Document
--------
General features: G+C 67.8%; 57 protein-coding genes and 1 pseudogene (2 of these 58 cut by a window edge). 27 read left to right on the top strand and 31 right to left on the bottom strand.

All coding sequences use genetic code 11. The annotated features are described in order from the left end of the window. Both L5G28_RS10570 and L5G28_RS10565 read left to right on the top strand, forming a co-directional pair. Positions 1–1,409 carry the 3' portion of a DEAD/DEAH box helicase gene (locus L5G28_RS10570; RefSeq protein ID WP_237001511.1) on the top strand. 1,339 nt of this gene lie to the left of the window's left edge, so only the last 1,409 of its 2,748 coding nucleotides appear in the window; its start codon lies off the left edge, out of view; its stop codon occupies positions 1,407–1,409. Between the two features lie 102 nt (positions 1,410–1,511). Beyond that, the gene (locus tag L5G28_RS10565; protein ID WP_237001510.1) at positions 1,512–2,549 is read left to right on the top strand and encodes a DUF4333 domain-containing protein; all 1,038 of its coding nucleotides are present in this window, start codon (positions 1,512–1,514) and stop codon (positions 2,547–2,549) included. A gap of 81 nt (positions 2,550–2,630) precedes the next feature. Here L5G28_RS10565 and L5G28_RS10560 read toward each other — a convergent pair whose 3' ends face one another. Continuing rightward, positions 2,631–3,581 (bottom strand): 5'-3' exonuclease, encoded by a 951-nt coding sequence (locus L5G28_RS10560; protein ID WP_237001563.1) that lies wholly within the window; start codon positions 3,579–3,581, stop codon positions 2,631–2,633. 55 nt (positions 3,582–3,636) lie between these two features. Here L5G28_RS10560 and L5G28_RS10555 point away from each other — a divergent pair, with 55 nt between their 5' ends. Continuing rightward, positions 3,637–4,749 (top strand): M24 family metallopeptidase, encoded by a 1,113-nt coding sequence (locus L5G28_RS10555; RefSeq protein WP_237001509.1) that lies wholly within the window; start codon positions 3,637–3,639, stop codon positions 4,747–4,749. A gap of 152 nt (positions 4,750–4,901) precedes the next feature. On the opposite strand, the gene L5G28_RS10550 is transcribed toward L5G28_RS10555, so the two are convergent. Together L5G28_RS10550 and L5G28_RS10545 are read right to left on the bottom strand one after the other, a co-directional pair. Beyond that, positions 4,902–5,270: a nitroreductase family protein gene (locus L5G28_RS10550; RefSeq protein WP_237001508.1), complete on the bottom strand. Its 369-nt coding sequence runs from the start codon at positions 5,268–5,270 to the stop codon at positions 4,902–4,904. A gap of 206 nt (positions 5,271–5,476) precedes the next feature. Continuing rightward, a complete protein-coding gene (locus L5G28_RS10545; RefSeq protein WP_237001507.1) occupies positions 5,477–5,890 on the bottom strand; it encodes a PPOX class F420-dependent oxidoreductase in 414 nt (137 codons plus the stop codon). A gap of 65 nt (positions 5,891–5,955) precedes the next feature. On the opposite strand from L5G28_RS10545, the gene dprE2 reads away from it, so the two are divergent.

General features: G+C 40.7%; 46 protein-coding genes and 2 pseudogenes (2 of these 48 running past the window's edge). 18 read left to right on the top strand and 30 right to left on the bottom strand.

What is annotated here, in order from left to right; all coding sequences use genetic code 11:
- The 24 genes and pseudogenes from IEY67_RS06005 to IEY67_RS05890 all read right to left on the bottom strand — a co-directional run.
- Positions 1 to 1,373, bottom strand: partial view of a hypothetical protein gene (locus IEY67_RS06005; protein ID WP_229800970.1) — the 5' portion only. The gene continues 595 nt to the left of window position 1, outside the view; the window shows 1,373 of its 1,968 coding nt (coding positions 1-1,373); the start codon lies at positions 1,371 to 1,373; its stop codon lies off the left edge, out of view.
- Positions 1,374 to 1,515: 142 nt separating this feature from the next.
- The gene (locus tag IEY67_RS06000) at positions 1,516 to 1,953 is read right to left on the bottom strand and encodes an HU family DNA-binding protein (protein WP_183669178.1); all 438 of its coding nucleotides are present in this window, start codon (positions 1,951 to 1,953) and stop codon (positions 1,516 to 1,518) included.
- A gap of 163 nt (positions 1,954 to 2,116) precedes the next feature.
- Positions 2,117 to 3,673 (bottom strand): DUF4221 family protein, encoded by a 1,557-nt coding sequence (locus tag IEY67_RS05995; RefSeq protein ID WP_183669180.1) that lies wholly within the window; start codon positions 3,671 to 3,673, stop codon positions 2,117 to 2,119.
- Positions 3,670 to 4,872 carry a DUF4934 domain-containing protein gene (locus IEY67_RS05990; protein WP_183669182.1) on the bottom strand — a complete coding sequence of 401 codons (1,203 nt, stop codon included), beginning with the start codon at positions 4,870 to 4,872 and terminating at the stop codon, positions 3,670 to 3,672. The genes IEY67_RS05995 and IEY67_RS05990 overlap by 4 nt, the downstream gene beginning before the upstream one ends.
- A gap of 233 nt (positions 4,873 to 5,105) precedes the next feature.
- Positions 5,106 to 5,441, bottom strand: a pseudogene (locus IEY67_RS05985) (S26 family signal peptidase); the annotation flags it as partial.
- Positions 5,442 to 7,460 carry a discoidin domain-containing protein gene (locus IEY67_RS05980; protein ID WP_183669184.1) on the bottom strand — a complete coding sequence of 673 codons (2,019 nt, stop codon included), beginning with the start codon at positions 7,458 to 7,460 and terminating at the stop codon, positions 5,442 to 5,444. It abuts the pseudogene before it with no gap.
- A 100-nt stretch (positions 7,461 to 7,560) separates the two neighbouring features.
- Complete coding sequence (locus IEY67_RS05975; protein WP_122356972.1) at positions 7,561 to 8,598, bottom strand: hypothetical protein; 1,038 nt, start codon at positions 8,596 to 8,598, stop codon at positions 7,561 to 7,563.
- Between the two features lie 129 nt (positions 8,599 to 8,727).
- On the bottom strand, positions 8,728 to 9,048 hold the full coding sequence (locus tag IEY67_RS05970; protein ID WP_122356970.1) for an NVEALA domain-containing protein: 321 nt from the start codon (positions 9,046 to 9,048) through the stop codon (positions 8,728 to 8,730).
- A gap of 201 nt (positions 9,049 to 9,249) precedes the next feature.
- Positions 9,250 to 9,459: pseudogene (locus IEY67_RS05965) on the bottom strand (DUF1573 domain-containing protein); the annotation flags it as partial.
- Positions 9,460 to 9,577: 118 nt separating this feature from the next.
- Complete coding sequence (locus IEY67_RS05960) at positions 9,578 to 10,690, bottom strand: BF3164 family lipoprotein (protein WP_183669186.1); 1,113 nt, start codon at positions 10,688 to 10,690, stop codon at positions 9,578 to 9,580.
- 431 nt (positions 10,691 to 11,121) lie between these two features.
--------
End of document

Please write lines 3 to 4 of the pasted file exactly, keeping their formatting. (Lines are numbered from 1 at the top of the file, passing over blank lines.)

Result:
General features: G+C 40.7%; 46 protein-coding genes and 2 pseudogenes (2 of these 48 running past the window's edge). 18 read left to right on the top strand and 30 right to left on the bottom strand.

What is annotated here, in order from left to right; all coding sequences use genetic code 11: